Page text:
Sir Peter Williams, KNZM
Knight companion of the New Zealand Order of Merit, for services to law
One of the country's best-known criminal lawyers and a relentless campaigner for prisoners' rights over his 60-year career has been knighted for his services to the field.
Peter Williams, QC, has been made a knight companion of the New Zealand Order of Merit for services to law in the New Year Honours.
Sir Peter, who has conducted more than 100 murder trials over his career, said he felt "very humbled" and "very privileged" by the honour.
"It was completely unexpected, it came right out of the blue ... it gave me a bit of a lift, I've been ill for some time with cancer, and this gave me a bit of pleasure."
In an interview with Newstalk ZB, Sir Peter said that looking back on his career, he hoped he had been compassionate and looked after the underdog.
"I believe that every person in a democracy is entitled to his or her self-esteem and is entitled to be cared for in a reasonable fashion so that really has been one of my prime considerations and that's why I've been one of the movers for penal reform -- so that people can express their individuality and have some sort of life, even if they're in prison."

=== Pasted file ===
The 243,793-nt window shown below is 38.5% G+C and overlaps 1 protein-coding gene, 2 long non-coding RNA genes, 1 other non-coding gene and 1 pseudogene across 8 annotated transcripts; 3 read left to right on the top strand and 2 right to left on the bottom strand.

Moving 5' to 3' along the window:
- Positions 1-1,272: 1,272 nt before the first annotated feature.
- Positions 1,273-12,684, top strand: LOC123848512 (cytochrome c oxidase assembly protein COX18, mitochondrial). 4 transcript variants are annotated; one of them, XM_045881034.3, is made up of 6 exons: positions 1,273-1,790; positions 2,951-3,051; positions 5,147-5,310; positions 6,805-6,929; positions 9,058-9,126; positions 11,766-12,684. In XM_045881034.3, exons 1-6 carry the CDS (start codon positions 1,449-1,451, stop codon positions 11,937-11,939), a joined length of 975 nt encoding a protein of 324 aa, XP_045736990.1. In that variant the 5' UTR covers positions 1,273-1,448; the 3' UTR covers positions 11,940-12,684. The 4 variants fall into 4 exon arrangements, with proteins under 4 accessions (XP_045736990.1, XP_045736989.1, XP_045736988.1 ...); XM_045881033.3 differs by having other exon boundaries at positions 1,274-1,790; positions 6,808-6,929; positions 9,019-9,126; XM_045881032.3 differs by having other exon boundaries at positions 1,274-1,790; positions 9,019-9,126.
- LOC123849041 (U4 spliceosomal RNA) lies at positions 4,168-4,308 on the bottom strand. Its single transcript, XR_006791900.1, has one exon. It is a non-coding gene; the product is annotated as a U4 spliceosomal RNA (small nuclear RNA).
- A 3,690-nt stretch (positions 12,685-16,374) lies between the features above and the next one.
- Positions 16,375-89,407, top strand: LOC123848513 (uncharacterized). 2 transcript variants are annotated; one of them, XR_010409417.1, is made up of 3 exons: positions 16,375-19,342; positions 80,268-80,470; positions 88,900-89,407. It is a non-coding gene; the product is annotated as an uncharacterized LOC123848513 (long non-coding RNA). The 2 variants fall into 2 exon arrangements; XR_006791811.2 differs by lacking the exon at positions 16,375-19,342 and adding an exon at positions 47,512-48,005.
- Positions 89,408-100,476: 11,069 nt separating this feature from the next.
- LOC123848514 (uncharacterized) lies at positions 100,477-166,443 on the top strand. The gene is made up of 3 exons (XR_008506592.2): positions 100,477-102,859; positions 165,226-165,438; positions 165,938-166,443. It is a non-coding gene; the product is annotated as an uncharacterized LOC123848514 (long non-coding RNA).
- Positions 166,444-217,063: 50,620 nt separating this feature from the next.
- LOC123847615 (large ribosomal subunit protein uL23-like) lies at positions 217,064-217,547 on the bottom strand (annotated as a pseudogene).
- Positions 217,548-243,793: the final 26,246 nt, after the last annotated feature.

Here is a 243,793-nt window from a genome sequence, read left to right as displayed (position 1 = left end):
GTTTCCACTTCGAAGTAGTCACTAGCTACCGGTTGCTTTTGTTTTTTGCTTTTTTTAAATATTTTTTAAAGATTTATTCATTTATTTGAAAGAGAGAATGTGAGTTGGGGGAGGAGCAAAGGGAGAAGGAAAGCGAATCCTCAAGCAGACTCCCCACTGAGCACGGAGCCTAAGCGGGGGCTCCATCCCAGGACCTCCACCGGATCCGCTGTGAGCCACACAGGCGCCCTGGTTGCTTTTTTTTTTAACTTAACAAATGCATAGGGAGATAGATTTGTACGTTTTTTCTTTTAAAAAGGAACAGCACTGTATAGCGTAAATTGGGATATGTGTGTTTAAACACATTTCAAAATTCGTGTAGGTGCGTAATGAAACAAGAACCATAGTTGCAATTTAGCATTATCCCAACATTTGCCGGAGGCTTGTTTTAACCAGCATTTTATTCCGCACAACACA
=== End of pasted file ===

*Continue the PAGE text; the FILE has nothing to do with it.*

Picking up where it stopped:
Since being admitted to the bar in 1960, Sir Peter has campaigned tirelessly for prisoner rights, advocating for decent conditions during incarceration, rehabilitation and addressing the causes of crime.
Presiding over the Howard League for Penal Reform for 30 years, he resigned in 2011 to establish the Prison Reform Society.
He has argued for less focus on imprisonment and more on alternative residential facilities where offenders can do programmes aimed at changing their behaviour.
Sir Peter said he accepted the award on behalf of penal reformers who had worked to improve conditions for the past 100 years.
"People that have worked to improve conditions, who've improved human rights, people who've received no money, no consideration, a lot of them women going right back to the beginning of the century."
He has taken on clients in some of our most significant trials, including Arthur Allan Thomas, Terry "Mr Asia" Clark, and in the Bassett Rd machine-gun murders case.
Sir Peter, who is continuing his eight-year battle with prostate cancer, said he felt it was his duty to represent those who wanted his services.
"But I must say I probably went beyond that at times, Arthur Allan Thomas would have been an example of that.
"I think that when you're absolutely immersed in a case you wake up at 3am and you think of things -- there's no doubt, it's very, very difficult to dissociate yourself at the end of the day. There's no doubt that it takes over your life ... the law is a very, very demanding profession."